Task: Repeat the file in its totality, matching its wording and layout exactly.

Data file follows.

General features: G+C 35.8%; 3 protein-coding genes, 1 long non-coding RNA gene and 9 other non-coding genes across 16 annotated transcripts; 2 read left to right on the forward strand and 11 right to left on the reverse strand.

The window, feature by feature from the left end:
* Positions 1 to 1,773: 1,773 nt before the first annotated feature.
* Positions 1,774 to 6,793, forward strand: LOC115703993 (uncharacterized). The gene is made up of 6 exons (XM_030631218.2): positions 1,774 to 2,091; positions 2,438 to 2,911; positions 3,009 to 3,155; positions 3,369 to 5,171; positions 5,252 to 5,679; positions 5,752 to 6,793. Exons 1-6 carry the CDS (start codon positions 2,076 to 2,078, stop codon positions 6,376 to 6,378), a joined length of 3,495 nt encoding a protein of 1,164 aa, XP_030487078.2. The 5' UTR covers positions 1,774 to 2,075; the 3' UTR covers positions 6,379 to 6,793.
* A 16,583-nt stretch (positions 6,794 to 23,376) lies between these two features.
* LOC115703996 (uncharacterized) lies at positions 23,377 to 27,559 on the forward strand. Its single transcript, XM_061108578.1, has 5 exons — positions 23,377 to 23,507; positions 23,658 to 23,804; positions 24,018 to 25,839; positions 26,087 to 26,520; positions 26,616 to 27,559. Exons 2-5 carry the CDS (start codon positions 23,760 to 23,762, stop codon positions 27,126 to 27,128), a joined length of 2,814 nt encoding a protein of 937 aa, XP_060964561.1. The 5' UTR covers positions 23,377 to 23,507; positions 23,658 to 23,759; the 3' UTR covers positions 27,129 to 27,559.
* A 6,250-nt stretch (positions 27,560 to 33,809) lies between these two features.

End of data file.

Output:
General features: G+C 35.8%; 3 protein-coding genes, 1 long non-coding RNA gene and 9 other non-coding genes across 16 annotated transcripts; 2 read left to right on the forward strand and 11 right to left on the reverse strand.

The window, feature by feature from the left end:
* Positions 1 to 1,773: 1,773 nt before the first annotated feature.
* Positions 1,774 to 6,793, forward strand: LOC115703993 (uncharacterized). The gene is made up of 6 exons (XM_030631218.2): positions 1,774 to 2,091; positions 2,438 to 2,911; positions 3,009 to 3,155; positions 3,369 to 5,171; positions 5,252 to 5,679; positions 5,752 to 6,793. Exons 1-6 carry the CDS (start codon positions 2,076 to 2,078, stop codon positions 6,376 to 6,378), a joined length of 3,495 nt encoding a protein of 1,164 aa, XP_030487078.2. The 5' UTR covers positions 1,774 to 2,075; the 3' UTR covers positions 6,379 to 6,793.
* A 16,583-nt stretch (positions 6,794 to 23,376) lies between these two features.
* LOC115703996 (uncharacterized) lies at positions 23,377 to 27,559 on the forward strand. Its single transcript, XM_061108578.1, has 5 exons — positions 23,377 to 23,507; positions 23,658 to 23,804; positions 24,018 to 25,839; positions 26,087 to 26,520; positions 26,616 to 27,559. Exons 2-5 carry the CDS (start codon positions 23,760 to 23,762, stop codon positions 27,126 to 27,128), a joined length of 2,814 nt encoding a protein of 937 aa, XP_060964561.1. The 5' UTR covers positions 23,377 to 23,507; positions 23,658 to 23,759; the 3' UTR covers positions 27,129 to 27,559.
* A 6,250-nt stretch (positions 27,560 to 33,809) lies between these two features.